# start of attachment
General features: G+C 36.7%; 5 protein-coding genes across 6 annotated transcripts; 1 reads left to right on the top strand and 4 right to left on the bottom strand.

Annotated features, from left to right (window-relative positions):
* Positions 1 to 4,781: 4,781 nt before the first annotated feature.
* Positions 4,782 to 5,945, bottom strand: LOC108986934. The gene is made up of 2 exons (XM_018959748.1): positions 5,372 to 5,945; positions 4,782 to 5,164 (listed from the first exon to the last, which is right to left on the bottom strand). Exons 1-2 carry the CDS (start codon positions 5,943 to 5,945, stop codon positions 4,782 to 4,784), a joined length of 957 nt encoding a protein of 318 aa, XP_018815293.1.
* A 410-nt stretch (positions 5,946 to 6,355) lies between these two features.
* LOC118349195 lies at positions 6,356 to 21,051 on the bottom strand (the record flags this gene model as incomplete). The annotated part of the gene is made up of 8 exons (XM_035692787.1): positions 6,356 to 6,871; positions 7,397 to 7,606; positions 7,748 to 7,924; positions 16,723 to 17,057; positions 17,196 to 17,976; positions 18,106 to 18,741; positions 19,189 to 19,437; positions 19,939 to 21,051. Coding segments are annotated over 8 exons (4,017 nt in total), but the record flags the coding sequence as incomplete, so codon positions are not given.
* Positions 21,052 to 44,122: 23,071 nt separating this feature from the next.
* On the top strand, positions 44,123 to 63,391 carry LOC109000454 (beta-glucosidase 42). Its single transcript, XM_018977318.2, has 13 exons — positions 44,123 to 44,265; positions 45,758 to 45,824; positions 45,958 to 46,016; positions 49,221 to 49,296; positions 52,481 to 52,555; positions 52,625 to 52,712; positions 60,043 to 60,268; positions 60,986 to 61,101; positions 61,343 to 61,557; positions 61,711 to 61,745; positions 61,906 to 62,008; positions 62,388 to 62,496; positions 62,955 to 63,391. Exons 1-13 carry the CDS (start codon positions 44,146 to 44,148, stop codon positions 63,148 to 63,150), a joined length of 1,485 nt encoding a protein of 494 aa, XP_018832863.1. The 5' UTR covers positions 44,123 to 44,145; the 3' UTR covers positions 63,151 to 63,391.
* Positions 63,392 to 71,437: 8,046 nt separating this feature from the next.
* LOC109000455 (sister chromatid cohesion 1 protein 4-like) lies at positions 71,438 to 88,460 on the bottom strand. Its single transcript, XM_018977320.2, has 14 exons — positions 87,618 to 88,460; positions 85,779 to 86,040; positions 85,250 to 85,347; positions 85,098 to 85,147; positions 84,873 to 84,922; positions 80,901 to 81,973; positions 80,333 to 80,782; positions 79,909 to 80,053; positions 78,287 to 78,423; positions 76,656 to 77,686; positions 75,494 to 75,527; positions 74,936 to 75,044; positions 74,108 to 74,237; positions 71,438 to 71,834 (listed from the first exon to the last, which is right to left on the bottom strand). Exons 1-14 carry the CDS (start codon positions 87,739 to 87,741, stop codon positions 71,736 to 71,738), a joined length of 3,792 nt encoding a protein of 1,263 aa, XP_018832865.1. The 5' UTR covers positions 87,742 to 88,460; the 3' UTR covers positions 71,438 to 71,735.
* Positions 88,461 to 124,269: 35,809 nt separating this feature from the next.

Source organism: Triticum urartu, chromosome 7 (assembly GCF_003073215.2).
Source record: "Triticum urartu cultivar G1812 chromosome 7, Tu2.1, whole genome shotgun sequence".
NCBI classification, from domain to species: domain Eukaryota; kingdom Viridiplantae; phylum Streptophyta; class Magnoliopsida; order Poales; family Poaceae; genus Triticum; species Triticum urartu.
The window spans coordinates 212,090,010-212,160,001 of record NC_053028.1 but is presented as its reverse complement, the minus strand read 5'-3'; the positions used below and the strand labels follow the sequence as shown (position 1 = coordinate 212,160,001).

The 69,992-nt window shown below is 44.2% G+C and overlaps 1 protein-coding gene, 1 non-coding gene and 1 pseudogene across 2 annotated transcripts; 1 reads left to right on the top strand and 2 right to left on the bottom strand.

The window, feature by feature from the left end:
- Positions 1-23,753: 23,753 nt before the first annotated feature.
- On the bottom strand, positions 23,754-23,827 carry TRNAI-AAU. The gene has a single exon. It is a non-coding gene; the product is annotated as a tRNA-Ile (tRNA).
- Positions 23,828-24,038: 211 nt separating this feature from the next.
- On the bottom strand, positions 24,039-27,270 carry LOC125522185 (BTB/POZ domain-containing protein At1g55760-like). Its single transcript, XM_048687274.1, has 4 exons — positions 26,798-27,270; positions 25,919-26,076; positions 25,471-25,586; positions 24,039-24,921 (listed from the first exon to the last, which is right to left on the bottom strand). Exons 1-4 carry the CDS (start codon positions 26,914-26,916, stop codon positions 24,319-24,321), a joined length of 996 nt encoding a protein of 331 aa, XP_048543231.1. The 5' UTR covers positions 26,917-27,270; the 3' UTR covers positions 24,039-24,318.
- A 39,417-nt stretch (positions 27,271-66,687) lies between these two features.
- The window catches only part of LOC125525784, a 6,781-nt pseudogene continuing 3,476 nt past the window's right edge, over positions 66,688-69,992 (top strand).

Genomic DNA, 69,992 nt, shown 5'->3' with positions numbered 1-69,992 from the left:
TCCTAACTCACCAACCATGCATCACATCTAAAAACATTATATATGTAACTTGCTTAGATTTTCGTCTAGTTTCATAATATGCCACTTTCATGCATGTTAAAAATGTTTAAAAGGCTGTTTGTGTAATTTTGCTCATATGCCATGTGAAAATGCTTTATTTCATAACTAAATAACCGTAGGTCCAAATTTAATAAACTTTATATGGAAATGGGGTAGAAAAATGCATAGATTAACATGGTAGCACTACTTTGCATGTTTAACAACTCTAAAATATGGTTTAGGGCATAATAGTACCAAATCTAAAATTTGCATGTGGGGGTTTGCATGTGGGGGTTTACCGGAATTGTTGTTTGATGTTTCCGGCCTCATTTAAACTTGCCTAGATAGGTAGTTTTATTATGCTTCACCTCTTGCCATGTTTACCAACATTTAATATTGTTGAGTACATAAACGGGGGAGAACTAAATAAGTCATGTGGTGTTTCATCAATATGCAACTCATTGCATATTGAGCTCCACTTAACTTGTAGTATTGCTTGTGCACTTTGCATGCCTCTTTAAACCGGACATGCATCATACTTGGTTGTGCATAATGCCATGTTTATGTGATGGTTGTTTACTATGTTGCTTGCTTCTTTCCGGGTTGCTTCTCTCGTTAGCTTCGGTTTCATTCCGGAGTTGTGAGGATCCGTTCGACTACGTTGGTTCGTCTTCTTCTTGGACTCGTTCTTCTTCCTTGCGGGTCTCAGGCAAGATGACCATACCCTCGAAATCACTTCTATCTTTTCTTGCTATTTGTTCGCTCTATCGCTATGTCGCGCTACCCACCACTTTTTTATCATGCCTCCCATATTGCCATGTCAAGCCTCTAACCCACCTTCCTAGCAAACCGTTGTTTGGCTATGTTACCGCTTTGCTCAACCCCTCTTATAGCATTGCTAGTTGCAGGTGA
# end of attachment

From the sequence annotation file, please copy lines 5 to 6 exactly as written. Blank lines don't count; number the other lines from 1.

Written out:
* A 410-nt stretch (positions 5,946 to 6,355) lies between these two features.
* LOC118349195 lies at positions 6,356 to 21,051 on the bottom strand (the record flags this gene model as incomplete). The annotated part of the gene is made up of 8 exons (XM_035692787.1): positions 6,356 to 6,871; positions 7,397 to 7,606; positions 7,748 to 7,924; positions 16,723 to 17,057; positions 17,196 to 17,976; positions 18,106 to 18,741; positions 19,189 to 19,437; positions 19,939 to 21,051. Coding segments are annotated over 8 exons (4,017 nt in total), but the record flags the coding sequence as incomplete, so codon positions are not given.